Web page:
[4]

When prepetition payment of attorney fees by the debtor is not practical and postponing work on behalf of the debtor into the postpetition period isn’t an option, one possible solution to the dilemma posed by Busetta-Silvia is the separate classification of attorney fees for payment in full. If Busetta-Silvia is correct that unpaid attorney fees for prepetition work is an ordinary unsecured claim, then the separate classification of the prepetition portion of attorney fees would be measured against the unfair discrimination standard in § 1322(b)(1). It is not hard to imagine that many courts would find it is fair discrimination to favorably classify fees for preparation of the petition, statement, schedules and other documents required by statute to maintain the Chapter 13 case. On the other hand, the creditor chorus will chant with some conviction that it is unfair to require other creditors to subsidize the construction of their own gallows. This could be an interesting debate.

[5]

After the Bankruptcy Reform Act of 1994,10 the limits on a Chapter 13 debtor’s power to separately classify priority claims will be tested in cases involving alimony, maintenance or support. The 1994 Act amended the list of claims entitled to priority in § 507(a) to add a new seventh priority for alimony, maintenance or support.11 In Chapter 13 cases filed after October 22, 1994,12 debts for alimony, maintenance or support described in § 507(a)(7) are priority claims entitled to full payment through the plan under § 1322(a)(2).13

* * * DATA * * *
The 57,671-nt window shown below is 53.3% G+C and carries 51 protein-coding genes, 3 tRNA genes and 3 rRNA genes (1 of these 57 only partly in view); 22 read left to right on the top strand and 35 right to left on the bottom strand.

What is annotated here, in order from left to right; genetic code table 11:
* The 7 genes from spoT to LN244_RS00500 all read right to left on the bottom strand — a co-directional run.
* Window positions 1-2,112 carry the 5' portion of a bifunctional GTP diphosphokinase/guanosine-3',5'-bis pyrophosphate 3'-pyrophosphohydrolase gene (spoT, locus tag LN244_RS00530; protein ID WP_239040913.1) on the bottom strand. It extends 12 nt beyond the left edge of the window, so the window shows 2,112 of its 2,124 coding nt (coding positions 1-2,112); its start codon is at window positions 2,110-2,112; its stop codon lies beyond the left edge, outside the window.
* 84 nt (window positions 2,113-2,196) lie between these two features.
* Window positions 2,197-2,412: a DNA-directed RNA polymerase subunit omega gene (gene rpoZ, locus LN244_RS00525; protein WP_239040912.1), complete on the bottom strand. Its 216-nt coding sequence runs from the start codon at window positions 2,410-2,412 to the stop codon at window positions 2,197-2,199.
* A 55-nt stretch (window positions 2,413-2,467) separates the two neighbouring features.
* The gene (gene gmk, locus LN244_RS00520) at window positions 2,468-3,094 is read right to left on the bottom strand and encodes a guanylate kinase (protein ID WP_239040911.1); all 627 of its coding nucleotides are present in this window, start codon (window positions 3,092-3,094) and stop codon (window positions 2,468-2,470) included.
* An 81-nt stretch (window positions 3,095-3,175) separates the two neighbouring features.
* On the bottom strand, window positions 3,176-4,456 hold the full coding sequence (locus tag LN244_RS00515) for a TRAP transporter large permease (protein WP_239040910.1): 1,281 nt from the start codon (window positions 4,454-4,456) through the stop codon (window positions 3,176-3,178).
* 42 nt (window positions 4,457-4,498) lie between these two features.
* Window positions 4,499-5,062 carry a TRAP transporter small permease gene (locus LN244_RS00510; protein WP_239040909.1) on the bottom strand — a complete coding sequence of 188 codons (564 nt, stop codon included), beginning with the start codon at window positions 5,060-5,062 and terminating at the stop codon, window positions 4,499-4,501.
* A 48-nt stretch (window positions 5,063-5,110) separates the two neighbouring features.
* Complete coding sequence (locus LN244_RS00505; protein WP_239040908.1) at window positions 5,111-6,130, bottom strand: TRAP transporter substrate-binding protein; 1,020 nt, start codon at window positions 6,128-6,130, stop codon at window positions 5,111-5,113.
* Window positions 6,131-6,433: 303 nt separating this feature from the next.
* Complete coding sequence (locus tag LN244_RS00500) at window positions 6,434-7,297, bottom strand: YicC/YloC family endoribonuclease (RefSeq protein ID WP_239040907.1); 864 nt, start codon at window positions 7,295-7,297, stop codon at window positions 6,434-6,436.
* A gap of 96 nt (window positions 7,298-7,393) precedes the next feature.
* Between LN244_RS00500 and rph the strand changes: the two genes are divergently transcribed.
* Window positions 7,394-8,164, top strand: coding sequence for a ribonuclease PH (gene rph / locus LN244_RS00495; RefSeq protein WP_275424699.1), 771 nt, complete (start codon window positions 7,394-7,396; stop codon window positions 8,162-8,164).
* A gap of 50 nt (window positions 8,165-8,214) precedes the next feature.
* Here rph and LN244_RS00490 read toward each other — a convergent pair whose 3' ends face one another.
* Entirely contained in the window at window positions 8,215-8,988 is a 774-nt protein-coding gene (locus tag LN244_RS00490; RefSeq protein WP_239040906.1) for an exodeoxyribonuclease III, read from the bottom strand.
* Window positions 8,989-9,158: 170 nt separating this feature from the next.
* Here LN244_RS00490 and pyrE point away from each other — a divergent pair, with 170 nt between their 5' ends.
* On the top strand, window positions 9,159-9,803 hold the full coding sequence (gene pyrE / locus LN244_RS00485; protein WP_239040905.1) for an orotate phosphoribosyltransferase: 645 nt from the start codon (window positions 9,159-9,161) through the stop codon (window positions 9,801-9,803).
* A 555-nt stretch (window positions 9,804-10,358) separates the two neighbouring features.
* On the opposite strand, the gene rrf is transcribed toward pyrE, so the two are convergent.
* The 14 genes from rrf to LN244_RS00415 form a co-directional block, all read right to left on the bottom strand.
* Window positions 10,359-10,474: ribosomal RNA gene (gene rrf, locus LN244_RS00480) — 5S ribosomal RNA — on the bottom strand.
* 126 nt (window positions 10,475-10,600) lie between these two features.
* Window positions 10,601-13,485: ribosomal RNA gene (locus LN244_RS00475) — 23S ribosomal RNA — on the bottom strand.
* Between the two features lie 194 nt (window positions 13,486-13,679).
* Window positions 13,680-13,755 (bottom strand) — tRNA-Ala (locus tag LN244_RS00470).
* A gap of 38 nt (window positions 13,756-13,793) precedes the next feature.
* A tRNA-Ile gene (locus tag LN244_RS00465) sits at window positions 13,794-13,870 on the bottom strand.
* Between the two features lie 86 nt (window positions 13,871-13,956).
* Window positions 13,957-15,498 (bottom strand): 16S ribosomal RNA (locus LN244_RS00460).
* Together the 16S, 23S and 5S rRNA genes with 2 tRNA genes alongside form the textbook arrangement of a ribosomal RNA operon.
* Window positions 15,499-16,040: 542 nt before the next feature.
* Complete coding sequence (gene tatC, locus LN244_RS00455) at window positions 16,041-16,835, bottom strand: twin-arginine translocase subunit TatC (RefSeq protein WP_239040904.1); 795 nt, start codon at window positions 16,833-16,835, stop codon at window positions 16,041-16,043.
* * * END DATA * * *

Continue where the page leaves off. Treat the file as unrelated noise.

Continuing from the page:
[6]

Prior to the 1994 Act, Chapter 13 debtors who favorably classified alimony, maintenance or support could not argue that the priority character of such claims made the resulting discrimination fair for purposes of § 1322(b)(1). In cases filed before October 22, 1994, the separate classification of alimony, maintenance and support produced many inconsistent reported decisions.14

[7]